Legislators worked diligently last week to move bills through committees, as well as each chamber, clearing the calendar to make room for the budget battle in the last two weeks of session. Senators pulled especially long hours last week, gaveling in on Friday, and even Memorial Day Monday, in order to continue consideration of the House-passed budget bill. Legislators reportedly have come to an agreement on funding for teacher pay raises, but differences remain between the chambers on whether to bust the State’s constitutionally mandated spending cap.
Key economic development, tax, and workforce bills continued to move through the process, including legislation to improve student access to the MJ Foster Promise Program.
Read on for a recap of week seven and a look ahead at week eight.
Budget Update With less than ten days to go in the Regular Session, the race for a budget agreement is on –
House lawmakers opted to direct more than $900 million toward paying down large portions of the State’s retirement debt in their version of the budget, in stark contrast to the plan favored by Senators and Governor Edwards to exceed the constitutionally mandated spending cap and infuse surplus funds on one-time investments, including road and bridge projects.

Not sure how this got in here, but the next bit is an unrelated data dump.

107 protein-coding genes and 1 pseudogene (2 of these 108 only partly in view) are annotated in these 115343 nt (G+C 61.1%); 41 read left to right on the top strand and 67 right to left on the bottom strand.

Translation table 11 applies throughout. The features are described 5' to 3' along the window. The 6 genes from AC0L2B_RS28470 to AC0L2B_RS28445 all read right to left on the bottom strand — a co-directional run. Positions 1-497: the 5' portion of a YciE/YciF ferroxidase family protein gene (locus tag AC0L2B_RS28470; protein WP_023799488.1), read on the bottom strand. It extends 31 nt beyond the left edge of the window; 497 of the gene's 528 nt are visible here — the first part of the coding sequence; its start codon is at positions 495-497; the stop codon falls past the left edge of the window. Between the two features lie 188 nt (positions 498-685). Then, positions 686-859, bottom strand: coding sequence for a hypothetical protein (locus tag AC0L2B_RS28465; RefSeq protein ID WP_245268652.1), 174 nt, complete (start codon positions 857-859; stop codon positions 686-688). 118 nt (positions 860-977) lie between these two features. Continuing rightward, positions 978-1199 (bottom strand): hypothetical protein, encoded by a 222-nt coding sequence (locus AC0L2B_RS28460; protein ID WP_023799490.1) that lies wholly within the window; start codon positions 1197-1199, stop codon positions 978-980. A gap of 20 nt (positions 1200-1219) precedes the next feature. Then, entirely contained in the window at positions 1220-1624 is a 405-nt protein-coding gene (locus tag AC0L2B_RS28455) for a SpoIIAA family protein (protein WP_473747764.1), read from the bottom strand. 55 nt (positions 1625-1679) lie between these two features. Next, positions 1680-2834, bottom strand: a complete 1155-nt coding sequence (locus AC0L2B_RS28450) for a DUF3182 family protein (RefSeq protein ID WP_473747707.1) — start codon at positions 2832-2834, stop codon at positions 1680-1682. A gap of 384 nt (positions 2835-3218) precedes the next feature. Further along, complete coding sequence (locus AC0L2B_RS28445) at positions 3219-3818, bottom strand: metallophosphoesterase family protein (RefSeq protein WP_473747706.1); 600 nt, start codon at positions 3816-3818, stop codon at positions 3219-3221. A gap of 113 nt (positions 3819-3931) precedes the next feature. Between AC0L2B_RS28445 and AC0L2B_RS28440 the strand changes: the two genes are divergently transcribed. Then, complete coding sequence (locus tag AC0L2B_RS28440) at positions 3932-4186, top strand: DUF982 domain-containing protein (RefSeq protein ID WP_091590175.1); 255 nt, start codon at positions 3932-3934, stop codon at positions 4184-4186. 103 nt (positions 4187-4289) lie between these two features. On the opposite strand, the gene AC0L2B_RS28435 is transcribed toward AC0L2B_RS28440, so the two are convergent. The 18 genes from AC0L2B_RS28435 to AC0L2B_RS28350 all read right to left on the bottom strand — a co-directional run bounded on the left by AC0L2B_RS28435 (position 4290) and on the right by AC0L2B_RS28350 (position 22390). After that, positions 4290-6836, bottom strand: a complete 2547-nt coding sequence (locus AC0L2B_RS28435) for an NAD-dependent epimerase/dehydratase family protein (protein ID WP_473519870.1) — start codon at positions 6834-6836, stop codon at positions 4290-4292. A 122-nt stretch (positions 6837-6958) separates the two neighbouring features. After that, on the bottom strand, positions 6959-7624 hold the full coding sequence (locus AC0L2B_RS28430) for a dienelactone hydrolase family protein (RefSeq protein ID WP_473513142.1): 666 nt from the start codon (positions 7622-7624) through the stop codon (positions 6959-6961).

Big news last week came from Commissioner of Administration Jay Dardenne, who explained that the House version of the budget exceeds the State’s constitutional spending cap by $193 million. House fiscal staff disagree, arguing that the spending laid out in HB 1 does come in under the cap. Senate Finance met last week to hash out who decides what constitutes an appropriation, where Senate President Page Cortez explained that State law designates the Commissioner of Administration as the final authority on what constitutes an appropriation.
One point of contention that legislators may have reached an agreement on is teacher pay raises. House lawmakers have reportedly agreed to reduce the funding they have already voted to direct toward State retirement systems, and instead use some of those funds to provide a $2,000 pay raise for teachers and $1,000 pay raise for school support staff.
Yesterday, May 29, the Senate voted unanimously in favor of SCR 3 by Senate President Page Cortez, which would allow the Legislature to exceed its constitutionally mandated spending cap and infuse surplus funds on one-time projects. Lawmakers are under pressure to come to an agreement by June 8, or they will have to enter a special session to pass a budget by the beginning of the State’s fiscal year on July 1.